I’ve always wondered if it's truly possible to have it all. To have a partner you love who loves you back, a job that makes your body tingle with excitement to get out of bed and work every single day, and a place to live, an apartment or a home that you could afford, that you could make your own.
For a while, in my twenties, it seemed like having all three of those things at the same time was nearly impossible.
I would finally score the comfiest, rent-controlled apartment, but I had no one with whom to share it. And the job I worked to pay for it was a complete and utter mess of a situation. I would meet someone I thought I adored just to find out they were as awful as my work situation, sharing similar characteristics to my boss — sarcastic, demanding, and demeaning.
But there was one year of my twenties when I was so close to having it all that I thought I had hit the jackpot. I was living in a tiny apartment, dating a guy I had major goo-goo eyes for, and starting to build my own company from scratch. I thought everything was going well until one day, the guy I was dating said we needed to chat.
I was not a stranger to relationships at that point, so I knew when he spewed out that sentence to me, seemingly out of the blue, that something was about to happen, and it wasn’t going to be good.
When someone says “we need to chat,” it’s not because they want to sit down next to you and let you know how wonderful of a person you are. It’s because there is something wrong, and they want to address it by either asking you to change or telling you it’s time for them to walk out the door.
In this case, I thought everything was going well, so when I heard that phrase tossed out of his mouth and into my brain, I had no idea what was about to happen next.
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“Pick me or your business,” he said calmly, as if he was asking me to pick sushi or Italian for dinner that night.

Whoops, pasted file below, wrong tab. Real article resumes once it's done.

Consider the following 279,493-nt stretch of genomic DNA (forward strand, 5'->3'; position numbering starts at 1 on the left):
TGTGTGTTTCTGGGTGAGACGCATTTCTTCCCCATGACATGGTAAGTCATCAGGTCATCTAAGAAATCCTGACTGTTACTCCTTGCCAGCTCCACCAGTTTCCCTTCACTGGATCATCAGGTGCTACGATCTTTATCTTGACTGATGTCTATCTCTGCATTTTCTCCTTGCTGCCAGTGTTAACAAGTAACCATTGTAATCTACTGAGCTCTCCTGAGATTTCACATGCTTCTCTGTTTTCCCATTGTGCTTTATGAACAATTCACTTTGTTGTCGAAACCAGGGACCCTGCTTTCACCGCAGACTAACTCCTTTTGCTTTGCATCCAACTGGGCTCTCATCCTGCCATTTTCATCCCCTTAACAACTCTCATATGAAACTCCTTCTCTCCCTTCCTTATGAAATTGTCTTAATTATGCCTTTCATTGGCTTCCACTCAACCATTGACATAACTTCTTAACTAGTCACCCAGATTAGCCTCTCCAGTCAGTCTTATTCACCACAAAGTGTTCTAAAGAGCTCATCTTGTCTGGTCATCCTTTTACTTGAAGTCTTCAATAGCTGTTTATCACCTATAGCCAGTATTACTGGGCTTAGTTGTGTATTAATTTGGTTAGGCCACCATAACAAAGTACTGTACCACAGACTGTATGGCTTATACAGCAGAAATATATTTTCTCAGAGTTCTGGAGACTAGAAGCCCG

“Excuse me?” I blurted back, wondering what he meant by the ultimatum he just handed over to me.
“Pick me or your business,” he repeated. “You can’t have it all.”
Being an entrepreneur is hard. There’s a balancing act you need to figure out early on so that you don’t work 90-hours a week, become a recluse the rest of the time, and make your significant other feel like they are just another item on your to-do list.
I was new to the entrepreneurial game, so that balancing act wasn’t even something I knew about. I just knew that if I wanted to make my brand new business work, I had to give it every ounce of my time, my heart, and my energy. I didn’t realize the person I was dating was so affected by that.
I didn’t realize I would have to pick one or the other.
After he gave me that ultimatum, I asked him to tell me why I had to pick. He explained that he felt like I was dating my job and not him. He felt that I wasn’t there to give him attention and that I was becoming a different person, a more anxious and stressed out person, and he wanted nothing to do with someone like that.
I always wondered how long it would take me to make up my mind in a situation like that. I always wondered if a guy asked me to chose a family member, or a friend, or my job over him, what I would do. I wondered if I’d pout, cry, scream, run. I wondered if I would be okay.
But at that moment, hearing the words flow out of his mouth, hearing the choice he was asking me to make, everything felt easy.
I smiled, grabbed my laptop, and walked out the door, choosing myself over a guy, choosing my business over a person who wanted me to be someone I no longer was.
Perhaps there is a balancing act one must learn when they fall into the rabbit hole of working hard on their career and trying to work hard on their relationships, too. But one thing I learned by picking my business over that guy was that the right person will never give you an ultimatum. Instead, they’ll give you time, space, resources, moments of positivity and encouragement, and the courage to fail, so that eventually you can succeed and realize that yes, you too can have it all.